New model for stroke could speed discovery
It is well-known in the medical field that the pig brain shares certain physiological and anatomical similarities with the human brain. So similar are the two that researchers at the University of Georgia's Regenerative Bioscience Center have developed the first U.S. pig model for stroke treatments, which will provide essential preclinical data and speed the drug discovery process.
Often referred to by research teams as "the animals most like people," pig-derived medical products have a long history of use in humans and have improved the lives of countless patients. Pig heart valves are used to replace damaged or diseased human valves, diabetics may use insulin taken from pigs, and the blood-thinning drug heparin was first derived from a pig.
"Compared to mice, our large animal stroke model is a more rigorous test of potential therapeutics with findings that are likely more clinically relevant," said Franklin West, an associate professor in the College of Agricultural and Environmental Sciences and senior author of the paper describing the model.
Using their model, the team has shown that induced neural stem cells, or iNSCs, can replace stroke-damaged brain tissue and stimulate neuroplasticity—the brain's ability to naturally repair itself.
"This is the first time that a neural stem cell therapy has been tested in a large animal model with a brain more similar to humans," said Emily Baker, lead author of the study, who recently received her doctorate in neuroscience from UGA. "With greater predictive capabilities, there's a better likelihood of it working in a human."
Stroke is the cause of one in every 19 U.S. deaths and has an estimated annual cost of $315 billion—56 percent higher than treatment associated costs of all cancers, according to the American Heart Association.
Despite the urgent need, almost all clinical trials of neuroprotective therapies to date have failed to translate from the laboratory to the clinic, according to the RBC research team.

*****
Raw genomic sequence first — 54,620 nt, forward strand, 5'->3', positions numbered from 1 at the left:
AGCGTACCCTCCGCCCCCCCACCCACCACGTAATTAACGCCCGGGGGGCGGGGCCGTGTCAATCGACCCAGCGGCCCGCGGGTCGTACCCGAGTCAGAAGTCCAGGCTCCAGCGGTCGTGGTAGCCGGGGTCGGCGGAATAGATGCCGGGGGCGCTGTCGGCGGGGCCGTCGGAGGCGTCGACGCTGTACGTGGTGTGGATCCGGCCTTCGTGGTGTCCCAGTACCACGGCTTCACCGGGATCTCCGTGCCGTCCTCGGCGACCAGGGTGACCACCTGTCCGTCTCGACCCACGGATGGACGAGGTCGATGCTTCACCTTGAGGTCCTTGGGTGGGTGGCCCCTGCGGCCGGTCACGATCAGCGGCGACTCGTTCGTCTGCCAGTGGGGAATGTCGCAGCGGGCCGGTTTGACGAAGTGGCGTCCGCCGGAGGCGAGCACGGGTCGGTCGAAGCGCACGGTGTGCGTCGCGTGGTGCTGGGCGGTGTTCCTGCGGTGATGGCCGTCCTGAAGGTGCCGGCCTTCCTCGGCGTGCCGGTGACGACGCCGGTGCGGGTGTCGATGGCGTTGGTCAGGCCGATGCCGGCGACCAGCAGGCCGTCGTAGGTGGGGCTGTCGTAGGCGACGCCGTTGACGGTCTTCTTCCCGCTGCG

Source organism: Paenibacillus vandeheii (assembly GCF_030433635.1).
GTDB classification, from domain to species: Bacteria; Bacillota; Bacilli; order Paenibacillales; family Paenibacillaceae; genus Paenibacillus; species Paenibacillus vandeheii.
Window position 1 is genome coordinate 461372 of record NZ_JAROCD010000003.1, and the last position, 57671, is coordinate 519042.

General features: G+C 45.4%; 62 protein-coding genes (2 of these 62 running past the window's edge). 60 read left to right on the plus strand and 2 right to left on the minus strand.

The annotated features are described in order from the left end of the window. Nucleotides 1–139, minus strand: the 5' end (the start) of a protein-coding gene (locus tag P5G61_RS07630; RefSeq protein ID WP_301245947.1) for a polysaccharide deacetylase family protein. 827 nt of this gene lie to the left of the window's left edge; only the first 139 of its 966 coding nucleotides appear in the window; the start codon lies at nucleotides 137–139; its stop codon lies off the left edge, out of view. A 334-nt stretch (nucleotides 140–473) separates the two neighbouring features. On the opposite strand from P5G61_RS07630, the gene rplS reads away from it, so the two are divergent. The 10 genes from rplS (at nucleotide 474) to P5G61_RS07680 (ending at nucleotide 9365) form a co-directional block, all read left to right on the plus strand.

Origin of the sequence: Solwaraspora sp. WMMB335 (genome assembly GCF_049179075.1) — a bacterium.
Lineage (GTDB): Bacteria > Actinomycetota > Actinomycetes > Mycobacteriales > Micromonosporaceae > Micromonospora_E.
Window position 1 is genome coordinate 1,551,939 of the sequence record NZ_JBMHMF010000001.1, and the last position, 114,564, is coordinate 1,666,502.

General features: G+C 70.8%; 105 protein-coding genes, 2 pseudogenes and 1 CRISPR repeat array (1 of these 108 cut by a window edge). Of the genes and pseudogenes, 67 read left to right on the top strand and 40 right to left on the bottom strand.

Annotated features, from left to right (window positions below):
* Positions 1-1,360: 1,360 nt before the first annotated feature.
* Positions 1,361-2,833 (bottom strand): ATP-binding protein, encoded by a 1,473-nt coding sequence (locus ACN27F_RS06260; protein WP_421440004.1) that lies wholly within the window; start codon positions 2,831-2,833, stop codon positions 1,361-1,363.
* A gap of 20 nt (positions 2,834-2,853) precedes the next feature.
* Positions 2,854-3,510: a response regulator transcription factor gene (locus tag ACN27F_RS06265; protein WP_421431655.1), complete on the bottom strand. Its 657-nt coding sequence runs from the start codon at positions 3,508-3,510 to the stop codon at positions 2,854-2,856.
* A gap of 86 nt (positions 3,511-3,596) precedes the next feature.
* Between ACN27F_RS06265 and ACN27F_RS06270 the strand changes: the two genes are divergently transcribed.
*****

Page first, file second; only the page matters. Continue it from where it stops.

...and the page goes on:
Stroke therapies that worked on small animals such as mice more often than not proved ineffective in human strokes. With the failure of so many clinical trials, the concept of neuroprotection and the inability to demonstrate a regenerative action to restore and replace brain tissue has been the subject of many discussions in both research and medical communities.
Through this model, the research team was able to more precisely establish the repair mechanism by which stem cells work in neural tissue regeneration and neuroprotection than was previously known.
"The takeaway from this work is that the injected stem cells led to cellular and tissue improvement," West said. "Basically, if you have a stroke and you get this treatment, fewer neurons are going to die, and for stroke research that's critically important."
The findings from the study, published in Nature's Scientific Reports, suggest that there are peripherals of salvageable brain tissue that would benefit from cell-based restorative therapies after acute ischemic stroke. Specifically, iNSCs that naturally promote brain plasticity and recovery.
The research marks a major milestone and, while a long way from clinical use, it may speed stroke discoveries by providing a better, more predictive translational model. Researchers within the RBC are already using this model as a platform for future nanotechnology applications.